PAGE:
45 Ethical Hacking Terminologies That Sound Geeky [Complete]

What are the most commonly used ethical hacking terminologies in 2019?

As a professional ethical hacker you have to know how to define different ethical hacking terms that you encounter on a daily basis.

Knowing the appropriate ethical hacking terminology is key to writing a proper ethical hacking report.

If you follow the correct pentesting methodology, then you know how important writing a clear pentest report is.

So in this article we are going to define the most commonly used ethical hacking terminologies.

Use these terminology during your presentation and everyone nods like yo know what yo talkin about.

Before we get into the list of the hacking terminologies, let’s begin by looking at the 3 common types of hackers.

1. White hat

White hat hackers is used to refer to hackers who hack a network or system in order to find security vulnerabilities so that they can fix them.

White hack hacking is completely legal and is a very fast growing profession in IT today.

2. Black hat

Black hat hackers hack to get unauthorized access to a system on network in order to destroy or steal sensitive user data.

Black hat hacking is illegal and will almost always lead to a lawsuit if you are caught.

3. Grey hat

Grey hat hackers are hackers who hack a network or system just for fun without any malicious intentions.

It’s somewhere in between white and black hat hacking. I don’t know if this is legal, but I do it anyway.

Some grey hat hackers do it with the intention of later informing the company about their findings in exchange for a reward…

This can get you in trouble. I know a guy who go his *ss locked up after informing a business about the vulnerabilities he found and the management wasn’t happy that he outsmarted all of them!

Right.

After knowing the different terminology used to refer to the types of hackers, let’s get into the list of most commonly used ethical hacking terminology in 2019.

4. Adware

Adware is a piece of software that is designed to force display of pre-selected ads on a system.

5. Attack

An attack is an ethical hacking terminology used to refer to any action performed on a system with the intention of obtaining unauthorized access to data or sensitive information.

6. Back door

Back door is another often used ethical hacking terminology which refers to a hidden entry point into a software or application that bypassess the standard security measures like login and authentication.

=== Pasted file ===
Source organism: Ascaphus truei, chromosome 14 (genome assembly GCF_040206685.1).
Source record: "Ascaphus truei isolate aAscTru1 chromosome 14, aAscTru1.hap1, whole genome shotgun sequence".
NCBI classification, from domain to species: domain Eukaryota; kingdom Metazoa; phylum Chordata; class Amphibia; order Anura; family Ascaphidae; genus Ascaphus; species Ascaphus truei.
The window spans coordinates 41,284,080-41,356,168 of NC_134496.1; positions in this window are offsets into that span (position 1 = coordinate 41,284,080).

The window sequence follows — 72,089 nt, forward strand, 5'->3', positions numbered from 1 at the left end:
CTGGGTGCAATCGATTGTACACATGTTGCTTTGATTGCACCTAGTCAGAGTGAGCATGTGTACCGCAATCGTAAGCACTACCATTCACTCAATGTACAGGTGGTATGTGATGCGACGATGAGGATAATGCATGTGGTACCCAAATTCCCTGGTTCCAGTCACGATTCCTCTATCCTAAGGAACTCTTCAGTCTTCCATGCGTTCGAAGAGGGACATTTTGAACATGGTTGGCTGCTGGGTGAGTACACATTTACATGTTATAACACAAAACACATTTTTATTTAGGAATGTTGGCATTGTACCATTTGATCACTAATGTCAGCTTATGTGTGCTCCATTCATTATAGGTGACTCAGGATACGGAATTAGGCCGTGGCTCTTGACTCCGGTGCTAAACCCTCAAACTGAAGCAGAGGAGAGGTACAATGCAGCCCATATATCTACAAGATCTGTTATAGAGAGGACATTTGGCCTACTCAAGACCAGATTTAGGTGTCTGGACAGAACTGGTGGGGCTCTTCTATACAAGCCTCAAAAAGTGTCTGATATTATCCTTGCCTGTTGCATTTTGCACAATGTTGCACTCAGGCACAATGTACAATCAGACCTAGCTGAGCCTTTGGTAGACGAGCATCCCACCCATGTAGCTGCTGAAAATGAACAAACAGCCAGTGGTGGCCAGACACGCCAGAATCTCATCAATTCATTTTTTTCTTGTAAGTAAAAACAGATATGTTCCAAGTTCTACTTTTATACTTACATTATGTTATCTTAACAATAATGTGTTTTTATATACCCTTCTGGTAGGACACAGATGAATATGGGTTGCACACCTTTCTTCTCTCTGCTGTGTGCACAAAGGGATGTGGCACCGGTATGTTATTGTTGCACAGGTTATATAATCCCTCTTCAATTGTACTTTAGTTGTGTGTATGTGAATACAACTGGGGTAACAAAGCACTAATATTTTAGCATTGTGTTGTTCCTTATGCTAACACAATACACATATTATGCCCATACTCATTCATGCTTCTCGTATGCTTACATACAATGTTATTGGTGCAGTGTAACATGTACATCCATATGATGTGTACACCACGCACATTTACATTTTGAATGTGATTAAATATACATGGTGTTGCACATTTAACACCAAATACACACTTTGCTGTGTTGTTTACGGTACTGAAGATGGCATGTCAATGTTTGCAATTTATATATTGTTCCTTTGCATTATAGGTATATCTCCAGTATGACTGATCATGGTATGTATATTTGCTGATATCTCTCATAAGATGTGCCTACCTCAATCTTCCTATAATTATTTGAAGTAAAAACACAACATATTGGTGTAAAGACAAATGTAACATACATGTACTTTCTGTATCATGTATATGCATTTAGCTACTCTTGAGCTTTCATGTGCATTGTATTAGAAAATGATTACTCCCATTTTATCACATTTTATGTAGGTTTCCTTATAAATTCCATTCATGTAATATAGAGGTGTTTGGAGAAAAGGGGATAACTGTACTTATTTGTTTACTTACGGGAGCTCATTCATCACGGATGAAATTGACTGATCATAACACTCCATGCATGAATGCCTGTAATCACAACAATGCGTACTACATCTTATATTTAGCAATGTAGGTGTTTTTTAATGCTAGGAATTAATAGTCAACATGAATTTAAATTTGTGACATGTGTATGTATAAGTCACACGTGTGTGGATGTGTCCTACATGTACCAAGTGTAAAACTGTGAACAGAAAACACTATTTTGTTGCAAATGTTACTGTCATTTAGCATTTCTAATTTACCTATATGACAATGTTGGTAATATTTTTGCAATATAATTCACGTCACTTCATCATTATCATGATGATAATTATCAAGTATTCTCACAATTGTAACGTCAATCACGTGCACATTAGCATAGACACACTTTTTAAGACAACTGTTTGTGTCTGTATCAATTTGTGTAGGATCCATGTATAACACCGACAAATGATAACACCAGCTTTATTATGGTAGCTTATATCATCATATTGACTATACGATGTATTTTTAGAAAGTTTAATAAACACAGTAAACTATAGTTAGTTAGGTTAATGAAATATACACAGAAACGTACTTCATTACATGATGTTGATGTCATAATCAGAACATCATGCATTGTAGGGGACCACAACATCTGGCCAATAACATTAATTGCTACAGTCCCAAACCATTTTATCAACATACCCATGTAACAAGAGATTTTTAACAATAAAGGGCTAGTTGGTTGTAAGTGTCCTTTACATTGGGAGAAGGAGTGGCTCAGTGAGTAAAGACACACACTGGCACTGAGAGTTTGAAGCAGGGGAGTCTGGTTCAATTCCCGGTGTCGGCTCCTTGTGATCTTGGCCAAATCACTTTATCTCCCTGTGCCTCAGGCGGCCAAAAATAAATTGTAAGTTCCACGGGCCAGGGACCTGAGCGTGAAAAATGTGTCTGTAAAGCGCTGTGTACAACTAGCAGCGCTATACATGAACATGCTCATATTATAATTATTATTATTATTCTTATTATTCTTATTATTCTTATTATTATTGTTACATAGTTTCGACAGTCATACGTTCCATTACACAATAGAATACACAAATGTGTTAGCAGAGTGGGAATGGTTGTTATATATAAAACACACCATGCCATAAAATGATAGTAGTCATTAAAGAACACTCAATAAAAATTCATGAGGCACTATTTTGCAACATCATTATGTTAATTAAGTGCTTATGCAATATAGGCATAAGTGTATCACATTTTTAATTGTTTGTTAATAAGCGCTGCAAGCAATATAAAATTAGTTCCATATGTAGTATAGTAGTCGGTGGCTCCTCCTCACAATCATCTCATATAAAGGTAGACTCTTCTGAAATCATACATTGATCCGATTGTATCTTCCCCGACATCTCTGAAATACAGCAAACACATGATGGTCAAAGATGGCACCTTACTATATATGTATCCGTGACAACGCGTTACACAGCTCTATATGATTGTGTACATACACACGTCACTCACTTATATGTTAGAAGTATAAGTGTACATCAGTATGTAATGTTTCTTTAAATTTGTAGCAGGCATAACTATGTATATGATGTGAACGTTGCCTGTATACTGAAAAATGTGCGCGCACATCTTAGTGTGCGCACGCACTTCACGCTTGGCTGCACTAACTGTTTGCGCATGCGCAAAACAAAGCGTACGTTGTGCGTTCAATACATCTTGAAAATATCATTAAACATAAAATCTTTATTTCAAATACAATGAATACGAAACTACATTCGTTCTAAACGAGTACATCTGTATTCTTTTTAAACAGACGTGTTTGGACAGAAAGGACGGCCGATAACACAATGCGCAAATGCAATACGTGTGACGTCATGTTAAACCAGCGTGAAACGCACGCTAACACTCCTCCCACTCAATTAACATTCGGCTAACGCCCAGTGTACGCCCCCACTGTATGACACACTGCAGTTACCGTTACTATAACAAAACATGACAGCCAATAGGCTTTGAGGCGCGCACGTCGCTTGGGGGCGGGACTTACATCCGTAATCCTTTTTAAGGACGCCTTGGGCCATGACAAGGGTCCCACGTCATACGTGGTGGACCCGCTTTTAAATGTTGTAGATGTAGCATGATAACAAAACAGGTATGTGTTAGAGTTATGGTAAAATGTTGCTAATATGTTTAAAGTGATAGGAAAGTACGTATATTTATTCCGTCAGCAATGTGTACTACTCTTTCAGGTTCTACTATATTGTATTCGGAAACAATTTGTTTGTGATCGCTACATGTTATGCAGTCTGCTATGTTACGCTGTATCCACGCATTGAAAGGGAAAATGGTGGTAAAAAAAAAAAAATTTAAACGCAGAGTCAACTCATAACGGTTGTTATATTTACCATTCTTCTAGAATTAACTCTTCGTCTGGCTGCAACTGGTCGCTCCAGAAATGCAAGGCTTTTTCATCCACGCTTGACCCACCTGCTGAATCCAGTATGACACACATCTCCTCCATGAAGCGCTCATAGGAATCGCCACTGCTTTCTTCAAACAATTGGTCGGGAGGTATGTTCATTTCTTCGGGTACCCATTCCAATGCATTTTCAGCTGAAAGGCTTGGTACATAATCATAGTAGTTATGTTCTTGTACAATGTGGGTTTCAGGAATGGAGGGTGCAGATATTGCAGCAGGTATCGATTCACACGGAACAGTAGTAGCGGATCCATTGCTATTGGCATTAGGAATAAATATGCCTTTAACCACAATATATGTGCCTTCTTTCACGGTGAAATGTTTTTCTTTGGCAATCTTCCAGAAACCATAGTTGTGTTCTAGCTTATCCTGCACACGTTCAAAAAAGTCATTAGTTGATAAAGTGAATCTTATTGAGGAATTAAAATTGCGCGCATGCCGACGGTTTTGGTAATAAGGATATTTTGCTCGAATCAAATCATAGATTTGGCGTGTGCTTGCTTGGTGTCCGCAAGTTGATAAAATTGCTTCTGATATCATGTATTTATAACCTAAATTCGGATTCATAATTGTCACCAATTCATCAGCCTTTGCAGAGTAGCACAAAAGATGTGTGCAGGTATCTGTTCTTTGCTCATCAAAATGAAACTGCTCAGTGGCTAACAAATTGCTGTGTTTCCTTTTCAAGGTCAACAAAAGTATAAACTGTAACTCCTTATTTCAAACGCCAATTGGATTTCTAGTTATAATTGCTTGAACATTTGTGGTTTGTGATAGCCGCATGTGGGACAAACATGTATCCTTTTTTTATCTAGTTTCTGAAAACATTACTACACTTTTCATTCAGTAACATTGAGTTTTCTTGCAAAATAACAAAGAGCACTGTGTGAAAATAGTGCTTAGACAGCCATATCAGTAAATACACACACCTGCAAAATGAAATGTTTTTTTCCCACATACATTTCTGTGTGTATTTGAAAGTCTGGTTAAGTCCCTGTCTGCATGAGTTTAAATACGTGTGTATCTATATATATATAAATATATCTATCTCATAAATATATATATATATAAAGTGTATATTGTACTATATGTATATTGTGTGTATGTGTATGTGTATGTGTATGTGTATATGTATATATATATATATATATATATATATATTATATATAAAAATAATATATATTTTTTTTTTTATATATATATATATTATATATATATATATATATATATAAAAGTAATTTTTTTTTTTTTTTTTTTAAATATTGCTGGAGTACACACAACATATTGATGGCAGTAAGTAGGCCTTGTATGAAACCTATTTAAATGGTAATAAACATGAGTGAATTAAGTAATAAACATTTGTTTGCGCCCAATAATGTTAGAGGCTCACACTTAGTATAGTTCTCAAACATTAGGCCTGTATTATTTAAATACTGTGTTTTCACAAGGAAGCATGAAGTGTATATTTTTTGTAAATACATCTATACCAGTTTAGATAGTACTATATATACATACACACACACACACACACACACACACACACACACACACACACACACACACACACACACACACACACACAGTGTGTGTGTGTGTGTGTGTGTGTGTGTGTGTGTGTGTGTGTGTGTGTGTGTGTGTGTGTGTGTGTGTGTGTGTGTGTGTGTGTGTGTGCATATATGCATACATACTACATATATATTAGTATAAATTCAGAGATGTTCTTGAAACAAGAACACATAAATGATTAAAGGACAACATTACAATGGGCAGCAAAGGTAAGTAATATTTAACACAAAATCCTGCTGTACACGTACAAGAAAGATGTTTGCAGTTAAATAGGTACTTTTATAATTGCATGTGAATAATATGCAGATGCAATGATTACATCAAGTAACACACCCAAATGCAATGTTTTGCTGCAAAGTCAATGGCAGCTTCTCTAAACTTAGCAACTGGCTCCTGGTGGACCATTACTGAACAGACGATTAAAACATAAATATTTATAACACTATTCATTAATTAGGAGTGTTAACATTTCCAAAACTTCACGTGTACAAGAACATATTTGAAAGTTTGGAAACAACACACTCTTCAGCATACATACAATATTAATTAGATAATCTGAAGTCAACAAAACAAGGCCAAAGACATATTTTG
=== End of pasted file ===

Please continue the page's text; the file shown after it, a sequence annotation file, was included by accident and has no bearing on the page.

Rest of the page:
Related:
The Ultimate Web Application Pentesting Checklist For Testers [Updated]
11 Best MikroTik Tutorials and Training to Take in 2020 [Udemy]

7. Bot

A bot refers to a computer program that is designed to automate certain tasks that are repeated, but faster and for a sustained long period of time than a human would.

For example, you could create a bot to crawl the web, find all websites running a particular WordPress version with a known vulnerability and attack them.

In fact, this kind of non targeted attack is a very common method used by hackers as I have outlined in this article on website hacking techniques.

8. Botnet

A botnet is a collection of computers that are controlled remotely or through a malware without the knowledge of the user.

It is common for an attacker to infect various computers with malware and then launch a Distributed Denial of Service attack (DDoS) on a remote server through them.

Through these computers, the attacker floods the server with an avalanche of requests than it can handle, and the owners don’t even know their computers are sending these requests.

9. Brute force attack

Brute force attack refers to the use of automated software to forcefully try to gain unauthorized access to a network, system or website by trying multiple username and password combinations until a match is found.

It’s commonly used to crack wifi passwords as well as online user accounts.

10. Buffer overflow

Buffer overflow occurs when more data is written to a block of memory than the buffer is configured to hold.

An attacker exploits buffer overflow by trying to upload an extremely large file to the server.

Once there is a buffer overflow, they then attempt to write malicious scripts that are executable to other permanent memory areas of the system.

11. Cloaking

Cloaking is where a hacker presents you with content or a hyperlink that is different from what you actually see.

It is a common linkjacking practice among video streaming sites who trick you to click on say a video play button, but then load an ad in a new tab.

12. Clone phishing

Clone phishing is an ethical hacking terminology used in email phishing scams, where an attacker modifies an existing legit email with false links, to try to trick you to give some sensitive confidential information.

13. Cracker

A Cracker, also known as a black hat hacker, is anyone who performs any actions that are aimed at obtaining unauthorized access to a software or network.

14. DoS

DoS, which refers to a denial of service attack, is where a malicious hacker floods a server with web page requests than it can handle in a short interval of time.

It is done with the intention to overwhelm the server, crash it and make it temporarily unavailable to other users.

15. DDoS